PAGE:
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People v Lopresti

People v Lopresti

Court Discusses Vacation of a Practicing Attorney Previous Conviction

The defendant, a practicing attorney and former Assistant District Attorney, in 2006 was charged and indicted for Operating a Motor Vehicle While under the Influence of Alcohol as a felony after being involved in an accident and having.17 blood alcohol content. An element of the charge was in a previous conviction where he pled guilty to driving while under the influence in 2003. The defendant requested that a misdemeanor conviction, he entered a plea of guilty to operate a motor vehicle while under the influence of alcohol, DWI, in 2003 be vacated. The defendant’s reason for vacating the conviction was that he was he was unaware that when he pled guilty that he could be prosecuted for a felony if he was arrest for another driving while intoxicated within ten years. He also stated in his Nassau County Criminal Attorney that represented him was in effective as he did not inform him that if he pled guilty he could be prosecuted for a felony if he committed another offense. In his affidavit, he further asserted that would not have pled guilty if he was properly advised by his attorney. The People provided an affidavit of the New York City Criminal Lawyer that advised the defendant which stated that the defendant was advised of all the repercussions of pleading guilty and possible charges that could arise in the future if he was charged again with the same offense.

The defendant relied on the case of Padilla v. Kentucky, 130 S.Ct. 173 (2010) to show that he was entitled to vacate his plea. The case of Padilla was about a defendant who was not a citizen of the United Stated pleading guilty to possession of an illegal substance. He pled guilty because of the advice that his attorney gave him which stated that he would not be subjected to deportation if he pled guilty. Mr. Padilla was deported and it was found that his attorney was constitutionally ineffective as he was given legal advice that he relied on to his detriment. However, the defendant could not cite any case where the case of Padilla was successfully applied to a case with similar fact as his case. However, the prosecution relied on the case of People v. Lancaster 260 A.D, 2d 660, 661 (3rd Dept.1999) held that if a defendant who was convicted for driving while intoxicated was subjected to enhanced criminal consequences for a crime committed in the future as a collateral consequence of a guilty plea, the defendant did not need be advised about such consequences. The defendant was of the opinion that the ruling in Padilla overruled Lancaster tacitly or even explicitly. No gun was found.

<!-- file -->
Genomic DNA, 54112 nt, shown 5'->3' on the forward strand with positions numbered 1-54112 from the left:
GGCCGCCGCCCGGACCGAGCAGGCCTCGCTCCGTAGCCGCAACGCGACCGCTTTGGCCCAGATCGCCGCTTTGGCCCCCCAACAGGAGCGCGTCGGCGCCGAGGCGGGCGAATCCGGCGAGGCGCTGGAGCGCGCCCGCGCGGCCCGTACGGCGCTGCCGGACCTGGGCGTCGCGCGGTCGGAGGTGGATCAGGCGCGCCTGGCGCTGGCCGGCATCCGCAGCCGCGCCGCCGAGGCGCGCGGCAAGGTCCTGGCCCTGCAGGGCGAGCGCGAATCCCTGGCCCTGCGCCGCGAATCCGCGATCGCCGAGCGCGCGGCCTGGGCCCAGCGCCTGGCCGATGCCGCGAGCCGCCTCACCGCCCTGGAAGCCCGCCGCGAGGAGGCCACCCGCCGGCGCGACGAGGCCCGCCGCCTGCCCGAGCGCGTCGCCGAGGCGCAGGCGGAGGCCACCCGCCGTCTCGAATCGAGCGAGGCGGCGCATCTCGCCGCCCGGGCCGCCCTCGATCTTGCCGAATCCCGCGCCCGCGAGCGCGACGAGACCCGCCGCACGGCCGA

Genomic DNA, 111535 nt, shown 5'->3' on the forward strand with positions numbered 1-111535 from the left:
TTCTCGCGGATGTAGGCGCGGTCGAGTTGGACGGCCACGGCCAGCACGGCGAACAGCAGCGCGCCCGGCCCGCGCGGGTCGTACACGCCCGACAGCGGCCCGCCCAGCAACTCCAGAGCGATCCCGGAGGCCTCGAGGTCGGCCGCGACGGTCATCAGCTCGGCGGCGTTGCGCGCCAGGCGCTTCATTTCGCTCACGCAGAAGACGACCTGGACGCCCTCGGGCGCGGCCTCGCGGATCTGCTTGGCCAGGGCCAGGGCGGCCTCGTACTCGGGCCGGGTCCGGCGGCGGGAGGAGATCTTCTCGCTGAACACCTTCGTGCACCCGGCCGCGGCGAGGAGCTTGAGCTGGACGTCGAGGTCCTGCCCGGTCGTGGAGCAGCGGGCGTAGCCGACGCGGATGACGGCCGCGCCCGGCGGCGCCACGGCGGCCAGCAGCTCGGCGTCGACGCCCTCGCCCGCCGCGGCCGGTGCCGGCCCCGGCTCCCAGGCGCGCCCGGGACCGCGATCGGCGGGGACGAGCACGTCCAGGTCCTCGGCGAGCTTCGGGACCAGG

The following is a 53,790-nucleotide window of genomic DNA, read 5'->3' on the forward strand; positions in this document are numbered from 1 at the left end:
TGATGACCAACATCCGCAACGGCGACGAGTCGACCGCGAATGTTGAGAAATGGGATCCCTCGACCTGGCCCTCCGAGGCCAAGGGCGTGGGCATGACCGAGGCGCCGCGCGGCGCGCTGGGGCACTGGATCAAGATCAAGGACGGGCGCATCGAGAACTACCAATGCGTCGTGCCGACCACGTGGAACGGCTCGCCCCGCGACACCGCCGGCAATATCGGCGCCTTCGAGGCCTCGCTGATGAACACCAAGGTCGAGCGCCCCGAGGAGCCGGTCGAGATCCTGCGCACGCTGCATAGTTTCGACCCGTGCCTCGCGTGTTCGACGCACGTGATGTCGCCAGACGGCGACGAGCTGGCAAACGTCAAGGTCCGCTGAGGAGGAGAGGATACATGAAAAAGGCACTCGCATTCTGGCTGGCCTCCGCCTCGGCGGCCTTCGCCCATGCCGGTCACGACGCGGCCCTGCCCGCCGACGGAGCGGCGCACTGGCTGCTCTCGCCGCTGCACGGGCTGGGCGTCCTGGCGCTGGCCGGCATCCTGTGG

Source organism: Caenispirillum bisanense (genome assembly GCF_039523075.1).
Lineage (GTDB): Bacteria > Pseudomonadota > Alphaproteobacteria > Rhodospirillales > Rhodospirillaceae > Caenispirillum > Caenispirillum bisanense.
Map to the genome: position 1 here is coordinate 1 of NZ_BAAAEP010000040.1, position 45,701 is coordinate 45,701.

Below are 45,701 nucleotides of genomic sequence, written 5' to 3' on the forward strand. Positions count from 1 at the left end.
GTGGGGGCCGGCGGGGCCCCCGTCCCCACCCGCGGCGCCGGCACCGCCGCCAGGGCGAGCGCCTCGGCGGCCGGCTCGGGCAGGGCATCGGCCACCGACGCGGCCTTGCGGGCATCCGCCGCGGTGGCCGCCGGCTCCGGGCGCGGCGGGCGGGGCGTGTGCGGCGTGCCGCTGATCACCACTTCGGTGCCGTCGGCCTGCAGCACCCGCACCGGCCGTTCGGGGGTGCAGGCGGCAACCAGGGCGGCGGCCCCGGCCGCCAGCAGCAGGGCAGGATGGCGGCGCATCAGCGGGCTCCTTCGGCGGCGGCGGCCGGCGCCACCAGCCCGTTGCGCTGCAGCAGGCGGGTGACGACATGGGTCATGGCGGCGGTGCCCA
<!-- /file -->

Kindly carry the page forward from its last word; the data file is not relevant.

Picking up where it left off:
The court did not support the defendant’s reasons to vacate the plea on the grounds of Padilla. It found that Lancaster was not overruled by Padilla and that the cases dealt with two different cases. The defendant in Padilla was ill-advised by an attorney regarding his deportation as a result of a criminal conviction. In contrast with the defendant’s case, the repercussions in this case was not important until the defendant was charged again with committing, in essence, the same offense. The reasoning in Lancaster was relevant to the instant case because the attorney was not required to inform the defendant that entering a plea of guilty would expose him to enhance criminal sanctions if he committed another crime of the same nature.

Therefore, the motion was denied.

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